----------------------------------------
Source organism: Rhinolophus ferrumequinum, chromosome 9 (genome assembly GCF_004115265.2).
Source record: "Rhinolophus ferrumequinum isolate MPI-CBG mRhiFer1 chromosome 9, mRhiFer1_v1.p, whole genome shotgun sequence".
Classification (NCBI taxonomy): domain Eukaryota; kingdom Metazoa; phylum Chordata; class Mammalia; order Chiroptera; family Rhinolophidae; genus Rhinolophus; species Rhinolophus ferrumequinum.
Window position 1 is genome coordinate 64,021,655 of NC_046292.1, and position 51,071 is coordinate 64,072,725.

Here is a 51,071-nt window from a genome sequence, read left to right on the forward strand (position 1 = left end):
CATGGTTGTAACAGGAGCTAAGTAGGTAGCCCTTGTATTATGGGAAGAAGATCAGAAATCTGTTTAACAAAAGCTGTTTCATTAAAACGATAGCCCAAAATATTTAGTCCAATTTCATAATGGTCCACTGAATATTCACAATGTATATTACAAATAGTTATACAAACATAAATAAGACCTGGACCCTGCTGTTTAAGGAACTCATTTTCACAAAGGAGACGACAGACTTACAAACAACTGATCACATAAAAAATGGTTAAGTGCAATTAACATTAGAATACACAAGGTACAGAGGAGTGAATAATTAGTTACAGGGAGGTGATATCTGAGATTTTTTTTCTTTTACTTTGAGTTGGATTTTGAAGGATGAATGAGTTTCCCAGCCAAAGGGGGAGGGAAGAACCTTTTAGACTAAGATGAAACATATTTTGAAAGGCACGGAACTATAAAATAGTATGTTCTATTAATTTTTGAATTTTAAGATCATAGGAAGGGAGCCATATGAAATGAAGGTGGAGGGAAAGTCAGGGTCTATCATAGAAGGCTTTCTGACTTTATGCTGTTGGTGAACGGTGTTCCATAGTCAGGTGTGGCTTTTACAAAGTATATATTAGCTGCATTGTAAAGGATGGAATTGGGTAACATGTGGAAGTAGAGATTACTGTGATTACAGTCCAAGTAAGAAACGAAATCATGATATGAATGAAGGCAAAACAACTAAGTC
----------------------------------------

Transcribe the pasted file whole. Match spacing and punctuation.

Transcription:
Source organism: Rhinolophus ferrumequinum, chromosome 9 (genome assembly GCF_004115265.2).
Source record: "Rhinolophus ferrumequinum isolate MPI-CBG mRhiFer1 chromosome 9, mRhiFer1_v1.p, whole genome shotgun sequence".
Classification (NCBI taxonomy): domain Eukaryota; kingdom Metazoa; phylum Chordata; class Mammalia; order Chiroptera; family Rhinolophidae; genus Rhinolophus; species Rhinolophus ferrumequinum.
Window position 1 is genome coordinate 64,021,655 of NC_046292.1, and position 51,071 is coordinate 64,072,725.

Here is a 51,071-nt window from a genome sequence, read left to right on the forward strand (position 1 = left end):
CATGGTTGTAACAGGAGCTAAGTAGGTAGCCCTTGTATTATGGGAAGAAGATCAGAAATCTGTTTAACAAAAGCTGTTTCATTAAAACGATAGCCCAAAATATTTAGTCCAATTTCATAATGGTCCACTGAATATTCACAATGTATATTACAAATAGTTATACAAACATAAATAAGACCTGGACCCTGCTGTTTAAGGAACTCATTTTCACAAAGGAGACGACAGACTTACAAACAACTGATCACATAAAAAATGGTTAAGTGCAATTAACATTAGAATACACAAGGTACAGAGGAGTGAATAATTAGTTACAGGGAGGTGATATCTGAGATTTTTTTTCTTTTACTTTGAGTTGGATTTTGAAGGATGAATGAGTTTCCCAGCCAAAGGGGGAGGGAAGAACCTTTTAGACTAAGATGAAACATATTTTGAAAGGCACGGAACTATAAAATAGTATGTTCTATTAATTTTTGAATTTTAAGATCATAGGAAGGGAGCCATATGAAATGAAGGTGGAGGGAAAGTCAGGGTCTATCATAGAAGGCTTTCTGACTTTATGCTGTTGGTGAACGGTGTTCCATAGTCAGGTGTGGCTTTTACAAAGTATATATTAGCTGCATTGTAAAGGATGGAATTGGGTAACATGTGGAAGTAGAGATTACTGTGATTACAGTCCAAGTAAGAAACGAAATCATGATATGAATGAAGGCAAAACAACTAAGTC